(photos by Tamara Karp, Sonam Tashi & André Lindner)

The Magic of forms – National Park “Sächsische Schweiz”

by Natalia Jiménez (Colombia)

On 15th may 2017, the participants of the 40th UNEP/UNESCO/BMUB International Postgraduate Training Programme immersed themselves in a natural landscape of forest, history and magical forms of sandstone and basalt. Between caves with secret passages, rocky ridges and centennial trees, the participants learned how over millions of years this amazing landscape was sculpted by wind and water.

Judging from this picture, being inside the forest makes EM40 participants happy. (Photo: André Lindner)

The participants also visited the National Park Information Center in Bad Schandau where they experienced how with creativity, images, sounds, colors and shapes, it is possible to make the visitors discover and explore this unique landscape in a fun and exciting way.

Dancing and singing was the amazing way to teach the participants how quartz grains are kept together shaping the sandstone with a fantastic art that only nature can do.

It was inspiring to experience how exploring nature with different options (climbing, guided walks, excursions, workshops, educational programs, etc) is ideal for creating awareness in people. This is by combining knowledge and emotions, the way that people feel themselves as a fundamental part of nature and responsible for taking care of it.

 

“…The experience was breathtaking, and being there made us one with nature…”

Joyce Kiruri (Kenya)

 

“…Great hike and dark caves! Learning about sandstones in a fun way is the best approach for environmental education.  Learning by playing! Five stars to our amazing guide!…”

Andrea Vera (Perú)

 

“…It was great experience; landscape, professor, what we learned and how we learned. All was inspiring…” Ramshid Rashidpour (Iran)

Visit at the German Centre for Integrative Biodiversity Research (iDiv) and Hainich National Park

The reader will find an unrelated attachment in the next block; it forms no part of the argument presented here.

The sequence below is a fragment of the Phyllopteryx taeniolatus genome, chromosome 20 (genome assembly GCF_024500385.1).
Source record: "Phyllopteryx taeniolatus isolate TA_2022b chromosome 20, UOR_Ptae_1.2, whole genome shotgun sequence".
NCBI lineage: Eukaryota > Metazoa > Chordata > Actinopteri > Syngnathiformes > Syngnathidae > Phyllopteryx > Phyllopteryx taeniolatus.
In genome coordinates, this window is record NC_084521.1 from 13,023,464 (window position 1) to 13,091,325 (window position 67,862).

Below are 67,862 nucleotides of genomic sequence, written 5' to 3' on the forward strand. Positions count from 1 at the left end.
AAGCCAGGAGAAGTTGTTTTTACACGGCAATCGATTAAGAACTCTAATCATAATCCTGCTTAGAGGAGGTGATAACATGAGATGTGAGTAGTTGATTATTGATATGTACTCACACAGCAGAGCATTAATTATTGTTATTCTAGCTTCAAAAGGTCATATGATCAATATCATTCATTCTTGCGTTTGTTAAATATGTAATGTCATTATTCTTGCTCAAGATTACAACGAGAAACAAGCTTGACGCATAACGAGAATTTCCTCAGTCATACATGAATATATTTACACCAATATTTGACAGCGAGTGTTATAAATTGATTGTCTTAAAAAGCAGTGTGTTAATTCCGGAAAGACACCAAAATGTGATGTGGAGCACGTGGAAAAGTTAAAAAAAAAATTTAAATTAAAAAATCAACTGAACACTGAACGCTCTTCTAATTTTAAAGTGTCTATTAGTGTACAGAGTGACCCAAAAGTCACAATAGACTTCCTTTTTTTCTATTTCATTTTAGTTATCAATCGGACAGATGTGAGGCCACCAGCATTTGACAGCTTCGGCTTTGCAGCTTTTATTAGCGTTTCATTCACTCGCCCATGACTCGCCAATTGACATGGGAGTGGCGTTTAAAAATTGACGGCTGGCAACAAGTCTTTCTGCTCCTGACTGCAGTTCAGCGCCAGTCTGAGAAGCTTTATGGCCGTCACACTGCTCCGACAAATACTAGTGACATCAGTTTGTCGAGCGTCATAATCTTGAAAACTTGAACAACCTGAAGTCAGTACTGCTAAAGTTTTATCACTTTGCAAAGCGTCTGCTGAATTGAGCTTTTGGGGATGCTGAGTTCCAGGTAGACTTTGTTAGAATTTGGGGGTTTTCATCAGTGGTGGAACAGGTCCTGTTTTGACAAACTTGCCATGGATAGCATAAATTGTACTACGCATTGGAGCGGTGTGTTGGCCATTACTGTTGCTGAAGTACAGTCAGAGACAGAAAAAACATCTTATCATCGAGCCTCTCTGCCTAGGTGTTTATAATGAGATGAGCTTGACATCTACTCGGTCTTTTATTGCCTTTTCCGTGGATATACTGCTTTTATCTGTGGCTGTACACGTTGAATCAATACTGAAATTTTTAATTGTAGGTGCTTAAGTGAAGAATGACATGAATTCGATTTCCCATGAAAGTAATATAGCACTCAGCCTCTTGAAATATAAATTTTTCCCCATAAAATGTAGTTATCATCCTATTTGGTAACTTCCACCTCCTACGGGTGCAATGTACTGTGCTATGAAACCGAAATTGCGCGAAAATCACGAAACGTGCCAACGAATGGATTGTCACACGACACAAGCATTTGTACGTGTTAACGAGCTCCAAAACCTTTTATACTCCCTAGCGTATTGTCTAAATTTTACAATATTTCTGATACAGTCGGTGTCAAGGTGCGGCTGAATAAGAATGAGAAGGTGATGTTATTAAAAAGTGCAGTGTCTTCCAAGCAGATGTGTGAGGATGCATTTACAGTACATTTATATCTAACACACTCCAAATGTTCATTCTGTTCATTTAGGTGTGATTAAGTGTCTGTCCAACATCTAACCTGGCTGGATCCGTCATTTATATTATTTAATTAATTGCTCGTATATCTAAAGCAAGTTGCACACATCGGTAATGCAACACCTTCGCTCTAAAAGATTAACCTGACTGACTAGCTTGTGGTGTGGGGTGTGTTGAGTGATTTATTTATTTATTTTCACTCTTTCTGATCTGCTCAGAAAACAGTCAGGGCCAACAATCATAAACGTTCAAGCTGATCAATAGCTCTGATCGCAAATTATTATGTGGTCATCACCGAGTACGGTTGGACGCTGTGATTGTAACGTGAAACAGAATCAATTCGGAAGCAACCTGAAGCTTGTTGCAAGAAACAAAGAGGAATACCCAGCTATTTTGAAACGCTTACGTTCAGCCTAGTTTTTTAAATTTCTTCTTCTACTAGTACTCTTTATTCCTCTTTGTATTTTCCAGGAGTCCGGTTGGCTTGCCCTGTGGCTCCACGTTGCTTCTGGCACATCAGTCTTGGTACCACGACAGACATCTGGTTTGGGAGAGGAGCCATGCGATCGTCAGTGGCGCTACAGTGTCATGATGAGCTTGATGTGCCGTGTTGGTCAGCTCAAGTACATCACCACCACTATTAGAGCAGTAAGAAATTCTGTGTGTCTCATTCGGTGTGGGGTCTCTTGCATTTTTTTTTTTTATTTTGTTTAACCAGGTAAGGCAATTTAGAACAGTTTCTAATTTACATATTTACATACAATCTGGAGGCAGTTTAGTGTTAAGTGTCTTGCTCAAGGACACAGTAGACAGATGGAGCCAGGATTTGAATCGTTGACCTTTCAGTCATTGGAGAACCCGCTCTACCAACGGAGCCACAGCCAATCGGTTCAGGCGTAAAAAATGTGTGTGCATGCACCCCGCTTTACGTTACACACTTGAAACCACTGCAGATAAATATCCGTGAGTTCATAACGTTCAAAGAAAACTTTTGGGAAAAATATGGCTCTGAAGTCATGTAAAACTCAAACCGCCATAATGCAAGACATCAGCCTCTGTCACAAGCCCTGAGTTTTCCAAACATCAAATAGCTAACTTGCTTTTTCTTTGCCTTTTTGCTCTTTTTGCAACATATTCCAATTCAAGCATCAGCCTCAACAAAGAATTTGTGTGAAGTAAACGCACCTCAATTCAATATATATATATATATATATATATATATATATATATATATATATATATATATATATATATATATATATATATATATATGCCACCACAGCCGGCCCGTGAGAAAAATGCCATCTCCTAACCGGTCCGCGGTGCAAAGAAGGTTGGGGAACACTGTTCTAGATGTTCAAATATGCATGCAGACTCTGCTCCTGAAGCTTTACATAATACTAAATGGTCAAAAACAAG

For the last excursion of the EM38 course, the group headed once more to Leipzig. This time a visit at the German Centre for Integrative Biodiversity Research (iDiv) was scheduled. The iDiv research centre is a joint institution between the Martin Luther University Halle-Wittenberg, the Friedrich Schiller University Jena and Leipzig University. The research center was established in 2012 and conducts top-level research in biodiversity sciences with special focus on environmental change, sustainable development and bioresource management.

On the second day the group headed to Thuringia to visit the Hainich National Park. The park is part of the transnational UNESCO World Heritage Site ‘Primeval Beech Forests of the Carpathians and the Ancient Beech Forests of Germany’ and includes the largest unexploited area of broadleaf forest (50 km²) in Germany.

(Photos: A. Lindner, T. Karp)

Into the wild: trip to Saxon Switzerland National Park

The National Park Saxon Switzerland is located virtually right at our doorstep, so the EM38 course headed out on a sunny Friday to pay a visit to this scenic landscape with its bizarre sandstone rock formations.

The tour started at the National Park Centre which was – after being hit by the Elbe river floods in June 2013 – newly renovated and reopened just three weeks before our visit. An exhibition with seven thematic stages illustrated the special characteristics of the local nature and gave a good example of methods in environmental education.

We finished the day with a walk at the Schloßberg to the Schomburg ruin.

(Photos: A. Lindner)